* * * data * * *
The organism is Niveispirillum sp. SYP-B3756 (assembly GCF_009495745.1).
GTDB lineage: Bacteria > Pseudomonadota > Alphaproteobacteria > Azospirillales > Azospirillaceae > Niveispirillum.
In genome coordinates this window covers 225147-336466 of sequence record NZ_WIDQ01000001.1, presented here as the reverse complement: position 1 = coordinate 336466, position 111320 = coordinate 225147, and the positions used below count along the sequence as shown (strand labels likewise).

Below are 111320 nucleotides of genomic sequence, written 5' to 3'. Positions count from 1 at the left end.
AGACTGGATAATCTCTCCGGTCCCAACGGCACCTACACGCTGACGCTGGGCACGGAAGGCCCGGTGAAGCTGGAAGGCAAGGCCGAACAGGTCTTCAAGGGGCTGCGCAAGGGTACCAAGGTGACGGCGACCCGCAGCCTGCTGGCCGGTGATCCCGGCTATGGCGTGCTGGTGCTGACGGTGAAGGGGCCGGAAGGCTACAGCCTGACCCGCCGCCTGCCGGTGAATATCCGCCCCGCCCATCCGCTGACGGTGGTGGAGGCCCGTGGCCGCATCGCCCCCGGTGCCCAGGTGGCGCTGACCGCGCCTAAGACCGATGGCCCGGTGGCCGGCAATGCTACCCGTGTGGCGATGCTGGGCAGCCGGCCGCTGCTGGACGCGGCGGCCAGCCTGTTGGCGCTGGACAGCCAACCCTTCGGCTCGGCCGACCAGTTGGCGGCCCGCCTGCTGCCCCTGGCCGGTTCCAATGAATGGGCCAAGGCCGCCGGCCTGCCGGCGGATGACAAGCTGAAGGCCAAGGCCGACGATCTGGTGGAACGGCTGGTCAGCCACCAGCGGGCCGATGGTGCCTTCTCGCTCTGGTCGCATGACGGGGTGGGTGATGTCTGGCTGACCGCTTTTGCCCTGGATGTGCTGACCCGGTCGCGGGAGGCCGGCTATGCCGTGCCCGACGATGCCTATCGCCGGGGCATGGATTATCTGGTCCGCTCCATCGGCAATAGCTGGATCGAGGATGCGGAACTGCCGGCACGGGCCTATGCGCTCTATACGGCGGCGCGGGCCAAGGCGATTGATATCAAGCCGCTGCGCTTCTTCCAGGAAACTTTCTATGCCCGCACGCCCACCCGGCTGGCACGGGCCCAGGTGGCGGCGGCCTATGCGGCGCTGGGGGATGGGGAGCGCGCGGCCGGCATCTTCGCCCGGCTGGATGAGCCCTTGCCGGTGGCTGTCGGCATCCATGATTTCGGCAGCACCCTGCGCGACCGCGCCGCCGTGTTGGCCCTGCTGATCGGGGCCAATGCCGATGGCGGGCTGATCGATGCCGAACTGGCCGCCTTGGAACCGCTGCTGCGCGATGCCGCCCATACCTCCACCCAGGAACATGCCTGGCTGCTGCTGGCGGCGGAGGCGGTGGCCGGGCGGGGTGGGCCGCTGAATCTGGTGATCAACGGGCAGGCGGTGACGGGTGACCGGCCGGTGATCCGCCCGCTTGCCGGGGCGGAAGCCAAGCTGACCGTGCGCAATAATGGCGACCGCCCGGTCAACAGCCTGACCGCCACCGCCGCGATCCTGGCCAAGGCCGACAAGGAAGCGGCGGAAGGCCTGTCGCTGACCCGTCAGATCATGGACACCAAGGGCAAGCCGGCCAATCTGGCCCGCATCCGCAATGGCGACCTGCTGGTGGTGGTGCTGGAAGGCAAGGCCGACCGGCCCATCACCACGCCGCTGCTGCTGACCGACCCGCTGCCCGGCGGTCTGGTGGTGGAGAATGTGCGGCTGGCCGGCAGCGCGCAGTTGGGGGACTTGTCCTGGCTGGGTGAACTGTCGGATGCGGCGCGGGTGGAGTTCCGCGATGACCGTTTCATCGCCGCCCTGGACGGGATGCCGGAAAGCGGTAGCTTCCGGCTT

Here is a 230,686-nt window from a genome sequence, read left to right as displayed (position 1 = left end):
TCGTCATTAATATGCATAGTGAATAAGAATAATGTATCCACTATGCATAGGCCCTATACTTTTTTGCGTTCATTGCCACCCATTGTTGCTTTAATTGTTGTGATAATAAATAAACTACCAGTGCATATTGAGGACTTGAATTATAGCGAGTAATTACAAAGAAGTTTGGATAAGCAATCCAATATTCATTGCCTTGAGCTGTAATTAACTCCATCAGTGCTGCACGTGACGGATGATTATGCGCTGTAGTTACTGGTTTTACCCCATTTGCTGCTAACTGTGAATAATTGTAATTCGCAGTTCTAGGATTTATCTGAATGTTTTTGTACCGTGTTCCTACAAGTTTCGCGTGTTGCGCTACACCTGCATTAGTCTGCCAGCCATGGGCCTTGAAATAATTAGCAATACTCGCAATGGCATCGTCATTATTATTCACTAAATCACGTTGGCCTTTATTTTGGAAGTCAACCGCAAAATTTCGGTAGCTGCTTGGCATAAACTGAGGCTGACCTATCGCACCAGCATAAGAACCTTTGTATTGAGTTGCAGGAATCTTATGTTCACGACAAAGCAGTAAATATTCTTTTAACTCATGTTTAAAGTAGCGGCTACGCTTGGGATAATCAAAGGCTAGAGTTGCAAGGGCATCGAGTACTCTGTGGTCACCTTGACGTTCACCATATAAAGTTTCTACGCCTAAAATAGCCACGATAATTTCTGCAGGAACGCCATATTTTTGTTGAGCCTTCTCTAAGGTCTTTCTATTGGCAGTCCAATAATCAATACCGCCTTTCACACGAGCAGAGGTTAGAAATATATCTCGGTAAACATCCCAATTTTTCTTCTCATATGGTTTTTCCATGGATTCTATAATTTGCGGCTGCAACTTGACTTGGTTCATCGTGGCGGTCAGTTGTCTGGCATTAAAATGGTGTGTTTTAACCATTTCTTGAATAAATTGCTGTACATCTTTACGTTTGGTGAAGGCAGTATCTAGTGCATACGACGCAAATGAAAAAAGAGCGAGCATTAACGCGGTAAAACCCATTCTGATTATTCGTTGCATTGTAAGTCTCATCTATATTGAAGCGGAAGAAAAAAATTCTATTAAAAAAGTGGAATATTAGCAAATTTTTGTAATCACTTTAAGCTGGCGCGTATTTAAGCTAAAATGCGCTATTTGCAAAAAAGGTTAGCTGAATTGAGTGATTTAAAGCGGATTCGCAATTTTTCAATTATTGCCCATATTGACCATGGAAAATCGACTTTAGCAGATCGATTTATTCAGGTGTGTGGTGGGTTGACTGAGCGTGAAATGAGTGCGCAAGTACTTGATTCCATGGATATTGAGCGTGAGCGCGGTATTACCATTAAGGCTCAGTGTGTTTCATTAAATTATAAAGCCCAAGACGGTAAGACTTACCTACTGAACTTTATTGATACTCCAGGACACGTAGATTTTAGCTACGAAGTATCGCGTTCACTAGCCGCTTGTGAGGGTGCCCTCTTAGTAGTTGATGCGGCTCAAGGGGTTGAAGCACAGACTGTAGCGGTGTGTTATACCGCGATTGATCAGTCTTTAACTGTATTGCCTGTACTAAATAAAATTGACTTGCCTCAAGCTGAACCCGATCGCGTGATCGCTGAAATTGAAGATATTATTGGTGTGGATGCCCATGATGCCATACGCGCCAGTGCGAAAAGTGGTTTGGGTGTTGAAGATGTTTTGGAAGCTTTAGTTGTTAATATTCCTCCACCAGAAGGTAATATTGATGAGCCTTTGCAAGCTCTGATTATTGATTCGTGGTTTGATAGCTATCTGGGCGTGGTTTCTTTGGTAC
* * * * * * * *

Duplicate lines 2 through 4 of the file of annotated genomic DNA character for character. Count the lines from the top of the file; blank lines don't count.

GTDB lineage: Bacteria > Pseudomonadota > Alphaproteobacteria > Azospirillales > Azospirillaceae > Niveispirillum.
In genome coordinates this window covers 225147-336466 of sequence record NZ_WIDQ01000001.1, presented here as the reverse complement: position 1 = coordinate 336466, position 111320 = coordinate 225147, and the positions used below count along the sequence as shown (strand labels likewise).

Below are 111320 nucleotides of genomic sequence, written 5' to 3'. Positions count from 1 at the left end.